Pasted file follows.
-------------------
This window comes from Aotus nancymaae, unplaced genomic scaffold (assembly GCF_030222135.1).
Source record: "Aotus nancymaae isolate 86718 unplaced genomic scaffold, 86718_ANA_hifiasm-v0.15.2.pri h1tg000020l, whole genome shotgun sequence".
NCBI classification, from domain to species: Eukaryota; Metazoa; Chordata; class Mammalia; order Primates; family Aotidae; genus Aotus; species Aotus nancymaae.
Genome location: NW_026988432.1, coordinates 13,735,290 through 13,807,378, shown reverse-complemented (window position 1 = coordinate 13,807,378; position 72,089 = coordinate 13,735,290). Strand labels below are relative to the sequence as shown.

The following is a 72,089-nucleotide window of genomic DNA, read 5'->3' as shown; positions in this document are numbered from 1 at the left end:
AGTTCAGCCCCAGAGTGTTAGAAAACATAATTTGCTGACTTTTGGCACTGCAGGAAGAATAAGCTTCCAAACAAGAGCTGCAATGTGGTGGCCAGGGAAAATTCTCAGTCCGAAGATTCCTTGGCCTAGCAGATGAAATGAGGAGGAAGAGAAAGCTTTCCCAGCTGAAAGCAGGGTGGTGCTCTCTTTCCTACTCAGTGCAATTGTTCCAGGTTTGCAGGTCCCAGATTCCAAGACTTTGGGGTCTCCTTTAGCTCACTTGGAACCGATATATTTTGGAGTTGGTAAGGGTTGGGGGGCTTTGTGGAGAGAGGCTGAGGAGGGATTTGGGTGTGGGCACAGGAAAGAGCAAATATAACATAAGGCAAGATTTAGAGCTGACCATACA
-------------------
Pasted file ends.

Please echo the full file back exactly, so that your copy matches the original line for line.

This window comes from Aotus nancymaae, unplaced genomic scaffold (assembly GCF_030222135.1).
Source record: "Aotus nancymaae isolate 86718 unplaced genomic scaffold, 86718_ANA_hifiasm-v0.15.2.pri h1tg000020l, whole genome shotgun sequence".
NCBI classification, from domain to species: Eukaryota; Metazoa; Chordata; class Mammalia; order Primates; family Aotidae; genus Aotus; species Aotus nancymaae.
Genome location: NW_026988432.1, coordinates 13,735,290 through 13,807,378, shown reverse-complemented (window position 1 = coordinate 13,807,378; position 72,089 = coordinate 13,735,290). Strand labels below are relative to the sequence as shown.

The following is a 72,089-nucleotide window of genomic DNA, read 5'->3' as shown; positions in this document are numbered from 1 at the left end:
AGTTCAGCCCCAGAGTGTTAGAAAACATAATTTGCTGACTTTTGGCACTGCAGGAAGAATAAGCTTCCAAACAAGAGCTGCAATGTGGTGGCCAGGGAAAATTCTCAGTCCGAAGATTCCTTGGCCTAGCAGATGAAATGAGGAGGAAGAGAAAGCTTTCCCAGCTGAAAGCAGGGTGGTGCTCTCTTTCCTACTCAGTGCAATTGTTCCAGGTTTGCAGGTCCCAGATTCCAAGACTTTGGGGTCTCCTTTAGCTCACTTGGAACCGATATATTTTGGAGTTGGTAAGGGTTGGGGGGCTTTGTGGAGAGAGGCTGAGGAGGGATTTGGGTGTGGGCACAGGAAAGAGCAAATATAACATAAGGCAAGATTTAGAGCTGACCATACA